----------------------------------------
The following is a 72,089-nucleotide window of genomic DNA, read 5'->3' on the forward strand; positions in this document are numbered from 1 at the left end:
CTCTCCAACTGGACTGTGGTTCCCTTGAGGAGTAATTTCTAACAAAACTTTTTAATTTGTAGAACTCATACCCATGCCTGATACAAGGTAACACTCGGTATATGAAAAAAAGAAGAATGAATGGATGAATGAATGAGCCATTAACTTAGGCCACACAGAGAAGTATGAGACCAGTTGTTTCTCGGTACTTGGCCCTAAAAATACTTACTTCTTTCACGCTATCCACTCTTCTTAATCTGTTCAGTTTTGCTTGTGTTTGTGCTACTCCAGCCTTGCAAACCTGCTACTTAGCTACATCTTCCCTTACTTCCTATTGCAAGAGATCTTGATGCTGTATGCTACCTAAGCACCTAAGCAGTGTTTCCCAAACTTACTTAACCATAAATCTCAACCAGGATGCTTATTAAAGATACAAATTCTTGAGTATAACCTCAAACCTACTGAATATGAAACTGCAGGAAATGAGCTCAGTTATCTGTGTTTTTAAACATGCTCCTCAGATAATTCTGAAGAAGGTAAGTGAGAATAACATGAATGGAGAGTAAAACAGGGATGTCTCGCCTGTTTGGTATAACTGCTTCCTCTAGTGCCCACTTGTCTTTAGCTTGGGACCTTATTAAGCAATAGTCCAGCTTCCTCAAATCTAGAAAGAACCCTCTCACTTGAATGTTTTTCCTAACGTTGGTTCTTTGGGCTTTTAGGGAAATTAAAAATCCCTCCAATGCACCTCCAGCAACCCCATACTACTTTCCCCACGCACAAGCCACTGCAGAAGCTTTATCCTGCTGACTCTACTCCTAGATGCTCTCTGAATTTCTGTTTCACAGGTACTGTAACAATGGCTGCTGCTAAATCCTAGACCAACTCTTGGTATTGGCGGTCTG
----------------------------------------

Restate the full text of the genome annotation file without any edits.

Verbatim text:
The following is a 72,089-nucleotide window of genomic DNA, read 5'->3' on the forward strand; positions in this document are numbered from 1 at the left end:
CTCTCCAACTGGACTGTGGTTCCCTTGAGGAGTAATTTCTAACAAAACTTTTTAATTTGTAGAACTCATACCCATGCCTGATACAAGGTAACACTCGGTATATGAAAAAAAGAAGAATGAATGGATGAATGAATGAGCCATTAACTTAGGCCACACAGAGAAGTATGAGACCAGTTGTTTCTCGGTACTTGGCCCTAAAAATACTTACTTCTTTCACGCTATCCACTCTTCTTAATCTGTTCAGTTTTGCTTGTGTTTGTGCTACTCCAGCCTTGCAAACCTGCTACTTAGCTACATCTTCCCTTACTTCCTATTGCAAGAGATCTTGATGCTGTATGCTACCTAAGCACCTAAGCAGTGTTTCCCAAACTTACTTAACCATAAATCTCAACCAGGATGCTTATTAAAGATACAAATTCTTGAGTATAACCTCAAACCTACTGAATATGAAACTGCAGGAAATGAGCTCAGTTATCTGTGTTTTTAAACATGCTCCTCAGATAATTCTGAAGAAGGTAAGTGAGAATAACATGAATGGAGAGTAAAACAGGGATGTCTCGCCTGTTTGGTATAACTGCTTCCTCTAGTGCCCACTTGTCTTTAGCTTGGGACCTTATTAAGCAATAGTCCAGCTTCCTCAAATCTAGAAAGAACCCTCTCACTTGAATGTTTTTCCTAACGTTGGTTCTTTGGGCTTTTAGGGAAATTAAAAATCCCTCCAATGCACCTCCAGCAACCCCATACTACTTTCCCCACGCACAAGCCACTGCAGAAGCTTTATCCTGCTGACTCTACTCCTAGATGCTCTCTGAATTTCTGTTTCACAGGTACTGTAACAATGGCTGCTGCTAAATCCTAGACCAACTCTTGGTATTGGCGGTCTG